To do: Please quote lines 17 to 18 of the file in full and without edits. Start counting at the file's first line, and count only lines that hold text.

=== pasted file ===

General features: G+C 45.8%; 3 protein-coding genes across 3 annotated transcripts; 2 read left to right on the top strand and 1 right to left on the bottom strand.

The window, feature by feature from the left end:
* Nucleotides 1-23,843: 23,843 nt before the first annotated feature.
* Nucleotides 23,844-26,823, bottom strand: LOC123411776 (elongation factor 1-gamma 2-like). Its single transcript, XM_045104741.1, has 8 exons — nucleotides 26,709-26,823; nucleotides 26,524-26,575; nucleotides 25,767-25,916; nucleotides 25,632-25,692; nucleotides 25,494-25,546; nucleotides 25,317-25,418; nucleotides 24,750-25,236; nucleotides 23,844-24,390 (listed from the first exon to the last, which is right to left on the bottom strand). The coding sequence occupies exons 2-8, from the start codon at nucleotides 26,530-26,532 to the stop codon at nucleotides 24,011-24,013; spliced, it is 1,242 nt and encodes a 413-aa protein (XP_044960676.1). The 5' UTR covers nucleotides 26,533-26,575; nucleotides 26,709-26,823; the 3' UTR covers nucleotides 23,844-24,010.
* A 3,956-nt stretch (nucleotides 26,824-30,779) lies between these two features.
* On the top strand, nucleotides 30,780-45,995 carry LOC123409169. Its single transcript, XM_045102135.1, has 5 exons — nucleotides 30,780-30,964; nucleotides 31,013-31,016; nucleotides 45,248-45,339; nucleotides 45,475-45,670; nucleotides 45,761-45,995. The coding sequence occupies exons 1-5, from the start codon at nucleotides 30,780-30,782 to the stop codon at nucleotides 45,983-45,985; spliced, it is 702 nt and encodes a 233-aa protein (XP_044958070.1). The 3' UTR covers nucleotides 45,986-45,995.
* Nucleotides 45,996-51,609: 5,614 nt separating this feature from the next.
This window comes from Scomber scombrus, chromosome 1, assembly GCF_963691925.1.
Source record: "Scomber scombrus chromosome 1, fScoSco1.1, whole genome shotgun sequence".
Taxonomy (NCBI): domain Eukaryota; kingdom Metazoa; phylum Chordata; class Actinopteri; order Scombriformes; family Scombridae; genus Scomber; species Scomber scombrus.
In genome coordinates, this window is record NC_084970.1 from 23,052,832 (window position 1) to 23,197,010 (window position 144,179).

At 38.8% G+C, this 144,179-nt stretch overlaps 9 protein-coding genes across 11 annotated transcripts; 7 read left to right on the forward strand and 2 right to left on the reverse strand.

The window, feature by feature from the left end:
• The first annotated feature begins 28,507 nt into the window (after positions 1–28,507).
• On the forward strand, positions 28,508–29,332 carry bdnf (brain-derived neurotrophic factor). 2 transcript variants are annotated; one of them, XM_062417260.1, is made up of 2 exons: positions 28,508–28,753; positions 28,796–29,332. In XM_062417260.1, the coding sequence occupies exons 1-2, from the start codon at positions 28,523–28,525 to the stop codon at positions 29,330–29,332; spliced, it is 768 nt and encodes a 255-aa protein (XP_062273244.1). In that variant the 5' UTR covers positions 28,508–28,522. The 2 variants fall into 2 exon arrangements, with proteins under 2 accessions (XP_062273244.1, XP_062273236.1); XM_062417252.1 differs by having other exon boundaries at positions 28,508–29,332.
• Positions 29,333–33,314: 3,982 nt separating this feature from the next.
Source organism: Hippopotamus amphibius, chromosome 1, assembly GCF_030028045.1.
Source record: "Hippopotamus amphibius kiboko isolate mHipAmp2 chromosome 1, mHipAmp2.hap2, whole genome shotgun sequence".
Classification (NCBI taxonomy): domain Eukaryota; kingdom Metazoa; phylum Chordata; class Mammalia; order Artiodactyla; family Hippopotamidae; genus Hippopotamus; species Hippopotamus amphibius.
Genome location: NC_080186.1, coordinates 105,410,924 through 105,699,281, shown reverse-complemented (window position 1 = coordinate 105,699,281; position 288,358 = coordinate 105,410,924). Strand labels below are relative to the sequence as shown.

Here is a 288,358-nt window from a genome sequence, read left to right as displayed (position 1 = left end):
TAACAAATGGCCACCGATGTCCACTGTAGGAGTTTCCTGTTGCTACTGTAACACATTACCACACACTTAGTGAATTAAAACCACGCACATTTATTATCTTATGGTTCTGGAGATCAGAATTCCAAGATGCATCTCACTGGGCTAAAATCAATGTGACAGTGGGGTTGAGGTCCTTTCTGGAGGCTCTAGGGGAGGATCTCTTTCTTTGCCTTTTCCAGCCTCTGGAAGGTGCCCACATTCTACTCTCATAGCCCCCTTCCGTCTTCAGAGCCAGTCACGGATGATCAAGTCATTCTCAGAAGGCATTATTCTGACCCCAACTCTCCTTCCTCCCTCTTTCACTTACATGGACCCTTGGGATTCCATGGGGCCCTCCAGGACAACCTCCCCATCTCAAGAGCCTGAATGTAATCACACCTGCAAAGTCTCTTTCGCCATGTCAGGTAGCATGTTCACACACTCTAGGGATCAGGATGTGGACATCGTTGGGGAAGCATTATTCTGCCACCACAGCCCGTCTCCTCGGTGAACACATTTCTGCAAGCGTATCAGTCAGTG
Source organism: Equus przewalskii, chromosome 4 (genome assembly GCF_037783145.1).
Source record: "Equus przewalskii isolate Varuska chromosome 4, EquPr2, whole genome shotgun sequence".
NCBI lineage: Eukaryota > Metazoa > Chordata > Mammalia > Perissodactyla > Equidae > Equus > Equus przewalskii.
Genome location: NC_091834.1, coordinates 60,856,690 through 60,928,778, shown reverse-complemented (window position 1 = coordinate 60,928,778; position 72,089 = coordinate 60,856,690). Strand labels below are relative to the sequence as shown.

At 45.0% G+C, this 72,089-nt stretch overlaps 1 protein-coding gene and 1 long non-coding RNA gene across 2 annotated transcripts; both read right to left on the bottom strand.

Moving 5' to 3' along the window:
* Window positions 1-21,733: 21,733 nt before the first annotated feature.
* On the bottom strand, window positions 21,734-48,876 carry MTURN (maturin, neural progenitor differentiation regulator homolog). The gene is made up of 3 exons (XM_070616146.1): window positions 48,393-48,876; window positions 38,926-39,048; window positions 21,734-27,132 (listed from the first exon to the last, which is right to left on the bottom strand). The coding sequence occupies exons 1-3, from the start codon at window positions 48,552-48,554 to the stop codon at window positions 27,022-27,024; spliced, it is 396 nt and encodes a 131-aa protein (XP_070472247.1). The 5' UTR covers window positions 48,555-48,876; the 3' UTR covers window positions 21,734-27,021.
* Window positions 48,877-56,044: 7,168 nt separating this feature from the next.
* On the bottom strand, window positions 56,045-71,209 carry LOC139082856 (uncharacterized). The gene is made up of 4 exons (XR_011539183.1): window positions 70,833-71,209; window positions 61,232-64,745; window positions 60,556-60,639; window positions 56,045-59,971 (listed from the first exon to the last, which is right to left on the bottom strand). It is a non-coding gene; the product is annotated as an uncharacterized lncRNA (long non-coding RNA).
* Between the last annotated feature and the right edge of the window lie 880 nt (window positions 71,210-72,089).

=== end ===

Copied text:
Source organism: Hippopotamus amphibius, chromosome 1, assembly GCF_030028045.1.
Source record: "Hippopotamus amphibius kiboko isolate mHipAmp2 chromosome 1, mHipAmp2.hap2, whole genome shotgun sequence".